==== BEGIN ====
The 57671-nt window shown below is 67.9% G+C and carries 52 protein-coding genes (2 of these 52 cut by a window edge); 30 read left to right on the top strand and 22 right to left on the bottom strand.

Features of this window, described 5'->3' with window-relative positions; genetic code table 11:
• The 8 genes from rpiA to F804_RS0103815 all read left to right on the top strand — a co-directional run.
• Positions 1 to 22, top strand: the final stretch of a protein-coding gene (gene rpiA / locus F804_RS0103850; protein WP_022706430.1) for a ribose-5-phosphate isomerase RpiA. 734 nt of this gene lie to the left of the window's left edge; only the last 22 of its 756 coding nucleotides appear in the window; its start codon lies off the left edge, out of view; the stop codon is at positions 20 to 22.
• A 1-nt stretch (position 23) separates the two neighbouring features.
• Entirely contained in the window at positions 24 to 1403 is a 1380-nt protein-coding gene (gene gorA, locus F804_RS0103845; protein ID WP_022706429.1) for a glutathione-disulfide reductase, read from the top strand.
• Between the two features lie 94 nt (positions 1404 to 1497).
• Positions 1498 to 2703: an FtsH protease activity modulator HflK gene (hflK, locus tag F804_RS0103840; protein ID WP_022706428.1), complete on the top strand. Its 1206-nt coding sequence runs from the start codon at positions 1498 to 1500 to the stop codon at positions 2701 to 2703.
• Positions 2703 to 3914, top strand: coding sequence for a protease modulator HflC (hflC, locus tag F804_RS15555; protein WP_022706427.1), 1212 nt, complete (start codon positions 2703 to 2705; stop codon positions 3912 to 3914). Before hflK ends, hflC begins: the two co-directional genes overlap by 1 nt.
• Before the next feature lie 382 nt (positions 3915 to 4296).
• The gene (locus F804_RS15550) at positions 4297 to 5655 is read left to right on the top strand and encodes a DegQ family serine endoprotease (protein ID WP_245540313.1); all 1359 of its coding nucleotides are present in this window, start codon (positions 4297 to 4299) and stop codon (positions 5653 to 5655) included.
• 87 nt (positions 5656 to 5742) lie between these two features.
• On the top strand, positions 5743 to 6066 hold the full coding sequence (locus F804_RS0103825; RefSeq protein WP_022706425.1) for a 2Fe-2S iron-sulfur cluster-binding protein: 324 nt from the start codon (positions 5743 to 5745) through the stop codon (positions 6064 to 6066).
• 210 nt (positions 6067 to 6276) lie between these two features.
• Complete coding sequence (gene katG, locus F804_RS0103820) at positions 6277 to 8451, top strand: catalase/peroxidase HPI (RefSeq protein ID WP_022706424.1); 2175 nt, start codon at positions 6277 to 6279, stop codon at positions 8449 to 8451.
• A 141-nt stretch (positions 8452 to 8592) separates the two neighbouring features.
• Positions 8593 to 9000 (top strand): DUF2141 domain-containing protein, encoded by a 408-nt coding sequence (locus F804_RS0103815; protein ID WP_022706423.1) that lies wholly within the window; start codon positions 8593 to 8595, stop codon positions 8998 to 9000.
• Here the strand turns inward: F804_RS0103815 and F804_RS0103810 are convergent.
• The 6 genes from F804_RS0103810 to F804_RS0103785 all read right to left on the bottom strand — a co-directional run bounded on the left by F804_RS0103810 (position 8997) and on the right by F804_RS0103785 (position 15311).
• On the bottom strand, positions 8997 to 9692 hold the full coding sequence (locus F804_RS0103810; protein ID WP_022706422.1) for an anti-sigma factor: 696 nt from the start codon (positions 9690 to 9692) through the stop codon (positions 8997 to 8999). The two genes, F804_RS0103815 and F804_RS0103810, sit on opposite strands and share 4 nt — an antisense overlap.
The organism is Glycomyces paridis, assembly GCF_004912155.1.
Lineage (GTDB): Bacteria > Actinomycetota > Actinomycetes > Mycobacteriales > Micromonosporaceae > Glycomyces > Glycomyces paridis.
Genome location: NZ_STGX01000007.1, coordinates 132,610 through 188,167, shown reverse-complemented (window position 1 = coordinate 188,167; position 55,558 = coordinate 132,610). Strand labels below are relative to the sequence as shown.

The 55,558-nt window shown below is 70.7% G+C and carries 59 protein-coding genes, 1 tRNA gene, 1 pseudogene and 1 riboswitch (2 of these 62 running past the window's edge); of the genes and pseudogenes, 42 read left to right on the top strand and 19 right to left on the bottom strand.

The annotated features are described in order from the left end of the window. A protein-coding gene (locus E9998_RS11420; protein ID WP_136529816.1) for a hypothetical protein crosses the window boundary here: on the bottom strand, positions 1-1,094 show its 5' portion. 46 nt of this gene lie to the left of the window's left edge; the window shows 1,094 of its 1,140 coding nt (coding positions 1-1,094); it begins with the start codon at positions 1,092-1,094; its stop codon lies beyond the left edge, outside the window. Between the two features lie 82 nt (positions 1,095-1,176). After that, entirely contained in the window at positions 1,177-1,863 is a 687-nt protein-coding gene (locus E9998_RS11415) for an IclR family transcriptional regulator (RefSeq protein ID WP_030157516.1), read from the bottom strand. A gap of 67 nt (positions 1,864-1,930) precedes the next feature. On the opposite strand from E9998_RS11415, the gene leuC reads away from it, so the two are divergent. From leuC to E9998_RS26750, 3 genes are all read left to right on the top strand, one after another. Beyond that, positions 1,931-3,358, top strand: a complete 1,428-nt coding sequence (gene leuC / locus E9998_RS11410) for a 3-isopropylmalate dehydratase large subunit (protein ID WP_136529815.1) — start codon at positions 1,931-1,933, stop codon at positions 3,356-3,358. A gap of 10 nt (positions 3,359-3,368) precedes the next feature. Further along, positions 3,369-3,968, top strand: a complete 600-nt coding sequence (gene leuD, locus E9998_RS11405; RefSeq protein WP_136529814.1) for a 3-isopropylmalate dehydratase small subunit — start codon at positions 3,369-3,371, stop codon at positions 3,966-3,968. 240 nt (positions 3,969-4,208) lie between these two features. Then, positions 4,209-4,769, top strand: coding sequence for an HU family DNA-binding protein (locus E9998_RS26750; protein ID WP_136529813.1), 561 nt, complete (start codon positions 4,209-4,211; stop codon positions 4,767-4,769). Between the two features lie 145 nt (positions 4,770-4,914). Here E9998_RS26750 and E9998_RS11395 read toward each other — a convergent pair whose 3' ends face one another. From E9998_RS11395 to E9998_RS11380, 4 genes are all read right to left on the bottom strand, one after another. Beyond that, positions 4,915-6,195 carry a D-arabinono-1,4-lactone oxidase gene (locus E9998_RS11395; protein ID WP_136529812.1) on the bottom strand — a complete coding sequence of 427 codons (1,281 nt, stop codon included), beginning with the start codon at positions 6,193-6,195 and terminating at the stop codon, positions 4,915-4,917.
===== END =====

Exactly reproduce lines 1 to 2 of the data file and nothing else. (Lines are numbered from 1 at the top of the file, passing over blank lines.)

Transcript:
The 57671-nt window shown below is 67.9% G+C and carries 52 protein-coding genes (2 of these 52 cut by a window edge); 30 read left to right on the top strand and 22 right to left on the bottom strand.

Features of this window, described 5'->3' with window-relative positions; genetic code table 11: